MITCH MILLER

Born Mitchell William Miller, 4 July 1911, Rochester, New York

Mitch Miller is a classically trained oboist who became an arranger, conductor, producer, and one of the most popular recording artists of the '50s and '60s. As musical director and producer at Mercury and then at Columbia, he nurtured and produced Tony Bennett, Rosemary Clooney, Frankie Laine, Johnny Mathis, Guy Mitchell, Johnny Ray, Marty Robbins, Frank Sinatra, and many others. Miller played piano from age 6 and oboe from age 12. After graduating from the Eastman School of Music, he played with orchestras in the Rochester area and then became a soloist with the CBS Symphony from 1936 to 1947. In the late '40s he headed Mercury Records' popular music department, where his biggest success came with Frankie Laine, including "That Lucky Old Sun", "Mule Train" and "Cry Of The Wild Goose" (all # 1). He switched to Columbia in 1950, where he led the country crossover revolution, having popular artists such as Tony Bennett ("Cold, Cold Heart", # 1), Rosemary Clooney ("Half As Much", # 1), Guy Mitchell ("Singing The Blues", # 1), Jo Stafford ("Jambalaya", # 3) and Joan Weber ("Let Me Go Lover", # 1) record rearranged country songs. He also returned the favour by leading country singer Marty Robbins into the pop market ("A White Sport Coat and a Pink Carnation", # 2).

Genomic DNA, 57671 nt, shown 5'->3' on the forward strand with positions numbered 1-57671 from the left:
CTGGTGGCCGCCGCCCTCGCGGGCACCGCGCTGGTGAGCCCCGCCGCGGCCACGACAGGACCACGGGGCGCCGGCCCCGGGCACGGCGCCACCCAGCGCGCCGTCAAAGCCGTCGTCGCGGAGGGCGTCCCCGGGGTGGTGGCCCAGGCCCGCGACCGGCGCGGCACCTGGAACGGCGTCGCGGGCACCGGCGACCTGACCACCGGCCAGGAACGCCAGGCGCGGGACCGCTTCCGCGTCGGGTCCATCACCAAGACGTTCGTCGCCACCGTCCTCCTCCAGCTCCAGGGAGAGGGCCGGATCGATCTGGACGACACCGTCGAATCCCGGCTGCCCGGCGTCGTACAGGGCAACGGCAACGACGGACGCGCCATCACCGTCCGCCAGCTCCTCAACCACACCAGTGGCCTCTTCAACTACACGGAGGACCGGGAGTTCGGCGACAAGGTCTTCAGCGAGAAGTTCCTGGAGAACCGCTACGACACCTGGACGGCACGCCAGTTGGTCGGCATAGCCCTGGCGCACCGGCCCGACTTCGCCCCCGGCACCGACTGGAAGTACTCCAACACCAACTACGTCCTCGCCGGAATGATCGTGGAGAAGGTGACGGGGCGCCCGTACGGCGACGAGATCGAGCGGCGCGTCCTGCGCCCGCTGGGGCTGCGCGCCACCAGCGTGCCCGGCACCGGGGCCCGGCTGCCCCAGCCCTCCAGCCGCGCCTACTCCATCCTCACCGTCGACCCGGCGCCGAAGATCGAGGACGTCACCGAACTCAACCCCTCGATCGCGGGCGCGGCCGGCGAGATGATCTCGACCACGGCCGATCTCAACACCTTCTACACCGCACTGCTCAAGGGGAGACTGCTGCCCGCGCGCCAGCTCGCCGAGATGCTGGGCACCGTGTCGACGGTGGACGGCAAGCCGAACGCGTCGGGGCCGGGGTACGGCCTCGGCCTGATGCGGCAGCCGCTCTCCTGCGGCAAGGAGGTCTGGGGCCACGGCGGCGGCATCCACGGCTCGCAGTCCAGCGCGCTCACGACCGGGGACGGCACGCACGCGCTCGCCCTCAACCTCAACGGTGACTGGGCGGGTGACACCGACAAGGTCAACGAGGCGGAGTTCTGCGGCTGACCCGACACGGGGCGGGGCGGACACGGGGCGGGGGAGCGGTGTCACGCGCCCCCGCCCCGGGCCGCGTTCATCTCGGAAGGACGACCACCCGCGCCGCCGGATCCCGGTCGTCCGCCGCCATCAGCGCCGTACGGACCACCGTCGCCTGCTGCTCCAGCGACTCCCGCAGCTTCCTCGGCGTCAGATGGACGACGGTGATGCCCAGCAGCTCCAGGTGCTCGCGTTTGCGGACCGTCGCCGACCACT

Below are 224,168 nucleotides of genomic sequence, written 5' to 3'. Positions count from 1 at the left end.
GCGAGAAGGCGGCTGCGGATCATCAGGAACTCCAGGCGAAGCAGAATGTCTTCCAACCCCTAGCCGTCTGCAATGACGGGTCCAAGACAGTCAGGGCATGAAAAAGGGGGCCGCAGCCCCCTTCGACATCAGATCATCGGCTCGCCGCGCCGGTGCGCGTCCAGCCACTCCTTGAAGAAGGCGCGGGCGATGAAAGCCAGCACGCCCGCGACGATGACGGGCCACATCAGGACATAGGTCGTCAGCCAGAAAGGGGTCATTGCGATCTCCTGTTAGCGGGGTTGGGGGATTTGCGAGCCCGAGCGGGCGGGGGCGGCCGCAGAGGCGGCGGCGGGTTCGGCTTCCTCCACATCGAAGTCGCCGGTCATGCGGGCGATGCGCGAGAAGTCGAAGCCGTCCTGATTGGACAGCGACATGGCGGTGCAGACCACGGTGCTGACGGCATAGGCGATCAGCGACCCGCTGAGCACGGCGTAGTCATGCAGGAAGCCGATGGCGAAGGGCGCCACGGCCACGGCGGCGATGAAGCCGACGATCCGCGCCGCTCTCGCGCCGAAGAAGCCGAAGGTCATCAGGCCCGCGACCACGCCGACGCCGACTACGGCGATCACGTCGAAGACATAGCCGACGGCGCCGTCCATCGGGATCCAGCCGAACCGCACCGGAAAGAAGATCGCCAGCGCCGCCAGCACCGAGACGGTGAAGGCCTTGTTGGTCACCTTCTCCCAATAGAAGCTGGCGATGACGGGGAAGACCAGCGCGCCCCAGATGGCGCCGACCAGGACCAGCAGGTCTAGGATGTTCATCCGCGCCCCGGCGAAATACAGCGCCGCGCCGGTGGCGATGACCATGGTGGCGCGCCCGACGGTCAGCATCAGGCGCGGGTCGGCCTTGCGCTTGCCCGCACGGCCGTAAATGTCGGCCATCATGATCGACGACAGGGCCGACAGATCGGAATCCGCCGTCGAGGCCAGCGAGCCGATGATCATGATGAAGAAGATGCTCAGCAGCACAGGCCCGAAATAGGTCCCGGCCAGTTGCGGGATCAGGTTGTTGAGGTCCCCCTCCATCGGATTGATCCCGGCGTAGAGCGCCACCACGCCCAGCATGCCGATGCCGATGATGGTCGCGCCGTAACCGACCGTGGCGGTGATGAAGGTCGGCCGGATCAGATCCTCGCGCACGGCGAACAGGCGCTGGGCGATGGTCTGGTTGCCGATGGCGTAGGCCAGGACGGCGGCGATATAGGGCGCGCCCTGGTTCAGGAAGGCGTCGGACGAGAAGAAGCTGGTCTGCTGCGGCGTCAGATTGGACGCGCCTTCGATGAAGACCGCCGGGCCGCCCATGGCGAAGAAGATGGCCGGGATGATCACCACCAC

Starting in 1950, Miller began recording with his own orchestra and singers, hitting # 1 with "The Yellow Rose Of Texas" single (1955) and with albums "Sing Along With Mitch", "Christmas Sing Along With Mitch" and "Holiday Sing Along With Mitch". He also hosted the popular "Sing Along With Mitch" TV show from 1961 to 1964. Miller's antipathy to rock 'n' roll is legendary (he refused to sign Buddy Holly to Columbia), feeling it was "unmusical". He is unapologetic to this day - dismissing even the Beatles' music as cobbled together in the studio - and still feisty as ever. Miller left Columbia in 1965. The label immediately signed the Byrds and Paul Revere and the Raiders.

 
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